The aim of domestic passenger screening is to prevent prohibited items such as weapons and explosives from being carried onto aircraft. Specialised equipment and screening personnel are used to detect and control prohibited items at 62 security controlled airports across Australia. Since October 2012, the number of domestic aircraft passengers has trended upwards with 62.13 million domestic passengers carried on 639 400 regular public transport and charter aircraft trips during the year ending October 2017.
On 31 August 2016, the Australian National Audit Office (ANAO) tabled Audit Report No.5 2016–17, Passenger Security Screening at Domestic Airports in the Parliament. In that report, the ANAO found that the Department (then, the Department of Infrastructure and Regional Development) was unable to provide assurance that passenger screening was effective, or to what extent screening authorities had complied with the Regulations, due to poor data and inadequate records. The ANAO also found that the Department did not have meaningful passenger screening performance targets or enforcement strategies and did not direct resources to areas with a higher risk of non-compliance. The ANAO made five recommendations aimed at improving the Department’s regulatory performance. The Department accepted all five recommendations.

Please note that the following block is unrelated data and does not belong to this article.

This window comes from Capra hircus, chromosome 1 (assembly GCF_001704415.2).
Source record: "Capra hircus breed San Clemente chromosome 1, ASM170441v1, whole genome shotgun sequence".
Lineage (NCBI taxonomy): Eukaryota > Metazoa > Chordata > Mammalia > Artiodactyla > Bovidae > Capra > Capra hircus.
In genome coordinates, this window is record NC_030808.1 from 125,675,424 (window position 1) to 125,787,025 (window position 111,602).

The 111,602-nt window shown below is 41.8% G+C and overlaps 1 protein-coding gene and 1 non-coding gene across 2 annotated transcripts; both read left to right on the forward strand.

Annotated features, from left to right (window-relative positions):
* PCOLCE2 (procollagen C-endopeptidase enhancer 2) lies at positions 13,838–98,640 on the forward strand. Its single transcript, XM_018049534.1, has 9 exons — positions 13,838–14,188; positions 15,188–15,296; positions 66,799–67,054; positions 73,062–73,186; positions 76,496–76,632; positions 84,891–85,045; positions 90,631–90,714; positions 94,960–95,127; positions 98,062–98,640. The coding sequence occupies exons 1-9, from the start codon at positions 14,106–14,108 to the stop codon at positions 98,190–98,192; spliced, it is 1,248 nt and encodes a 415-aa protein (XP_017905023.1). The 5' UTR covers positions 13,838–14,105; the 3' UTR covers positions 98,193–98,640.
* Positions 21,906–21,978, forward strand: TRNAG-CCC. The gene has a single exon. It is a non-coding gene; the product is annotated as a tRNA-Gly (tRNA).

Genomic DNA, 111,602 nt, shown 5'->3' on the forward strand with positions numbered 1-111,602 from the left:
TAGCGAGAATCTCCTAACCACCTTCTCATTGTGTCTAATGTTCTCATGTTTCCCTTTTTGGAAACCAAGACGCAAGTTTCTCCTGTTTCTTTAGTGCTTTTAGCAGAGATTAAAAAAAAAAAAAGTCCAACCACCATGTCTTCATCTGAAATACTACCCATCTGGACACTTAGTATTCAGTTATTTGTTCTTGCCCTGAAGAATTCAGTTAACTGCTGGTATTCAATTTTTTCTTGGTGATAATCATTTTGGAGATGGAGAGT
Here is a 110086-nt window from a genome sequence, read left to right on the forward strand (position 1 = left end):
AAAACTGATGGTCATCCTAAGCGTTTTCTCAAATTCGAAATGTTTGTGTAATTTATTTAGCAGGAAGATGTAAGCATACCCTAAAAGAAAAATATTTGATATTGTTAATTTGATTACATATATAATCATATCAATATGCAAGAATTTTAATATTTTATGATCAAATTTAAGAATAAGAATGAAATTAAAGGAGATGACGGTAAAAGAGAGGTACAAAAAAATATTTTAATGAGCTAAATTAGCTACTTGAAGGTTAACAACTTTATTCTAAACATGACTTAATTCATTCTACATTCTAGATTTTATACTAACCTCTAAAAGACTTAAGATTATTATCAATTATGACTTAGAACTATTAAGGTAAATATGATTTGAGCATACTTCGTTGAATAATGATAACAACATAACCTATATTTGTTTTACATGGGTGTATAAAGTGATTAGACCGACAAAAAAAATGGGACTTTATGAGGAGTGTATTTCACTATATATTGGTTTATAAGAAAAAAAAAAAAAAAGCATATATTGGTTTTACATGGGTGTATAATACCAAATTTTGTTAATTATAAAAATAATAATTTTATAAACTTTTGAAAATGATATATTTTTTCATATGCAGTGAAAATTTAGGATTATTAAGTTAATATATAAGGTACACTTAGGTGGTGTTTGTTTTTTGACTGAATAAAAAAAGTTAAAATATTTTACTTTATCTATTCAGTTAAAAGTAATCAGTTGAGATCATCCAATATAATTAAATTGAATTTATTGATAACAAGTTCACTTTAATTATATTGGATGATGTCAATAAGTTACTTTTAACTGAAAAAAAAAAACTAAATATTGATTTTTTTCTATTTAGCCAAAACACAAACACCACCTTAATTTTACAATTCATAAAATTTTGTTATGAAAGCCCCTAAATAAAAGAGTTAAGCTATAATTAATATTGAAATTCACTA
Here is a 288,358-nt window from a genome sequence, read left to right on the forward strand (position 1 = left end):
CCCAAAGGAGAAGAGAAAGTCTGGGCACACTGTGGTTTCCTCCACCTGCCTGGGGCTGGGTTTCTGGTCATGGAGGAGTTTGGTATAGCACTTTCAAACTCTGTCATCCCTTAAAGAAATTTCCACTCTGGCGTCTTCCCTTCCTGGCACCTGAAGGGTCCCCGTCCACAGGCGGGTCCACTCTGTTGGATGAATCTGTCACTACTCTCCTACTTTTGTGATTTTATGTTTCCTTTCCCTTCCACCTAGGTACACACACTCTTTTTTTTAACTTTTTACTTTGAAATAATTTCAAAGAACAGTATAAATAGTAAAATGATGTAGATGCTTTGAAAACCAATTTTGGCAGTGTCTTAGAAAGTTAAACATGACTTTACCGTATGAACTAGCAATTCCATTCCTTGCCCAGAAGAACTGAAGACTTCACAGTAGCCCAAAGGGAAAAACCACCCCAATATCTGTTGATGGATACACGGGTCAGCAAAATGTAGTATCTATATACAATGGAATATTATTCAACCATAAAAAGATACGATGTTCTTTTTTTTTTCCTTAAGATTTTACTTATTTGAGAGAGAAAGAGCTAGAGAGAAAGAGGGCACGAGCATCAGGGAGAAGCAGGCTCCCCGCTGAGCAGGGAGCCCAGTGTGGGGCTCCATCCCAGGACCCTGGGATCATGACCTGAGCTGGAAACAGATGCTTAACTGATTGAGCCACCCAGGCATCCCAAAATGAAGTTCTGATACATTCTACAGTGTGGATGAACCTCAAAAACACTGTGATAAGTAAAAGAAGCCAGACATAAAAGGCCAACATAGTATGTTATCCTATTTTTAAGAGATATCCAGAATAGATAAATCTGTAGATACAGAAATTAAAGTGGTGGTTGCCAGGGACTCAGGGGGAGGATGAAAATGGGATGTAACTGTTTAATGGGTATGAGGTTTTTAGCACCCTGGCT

The objective of this audit was to examine the extent to which the Department of Infrastructure and Regional Development, now the Department of Home Affairs (the Department) has implemented the recommendations from ANAO Report No.5 2016–17, Passenger Security Screening at Domestic Airports.
To form a conclusion against the audit objective the ANAO adopted the following high level criteria:
To what extent has the Department implemented an effective compliance monitoring program?
To what extent has the Department implemented an appropriate learning and development framework?
To what extent has the Department implemented effective performance monitoring and reporting arrangements?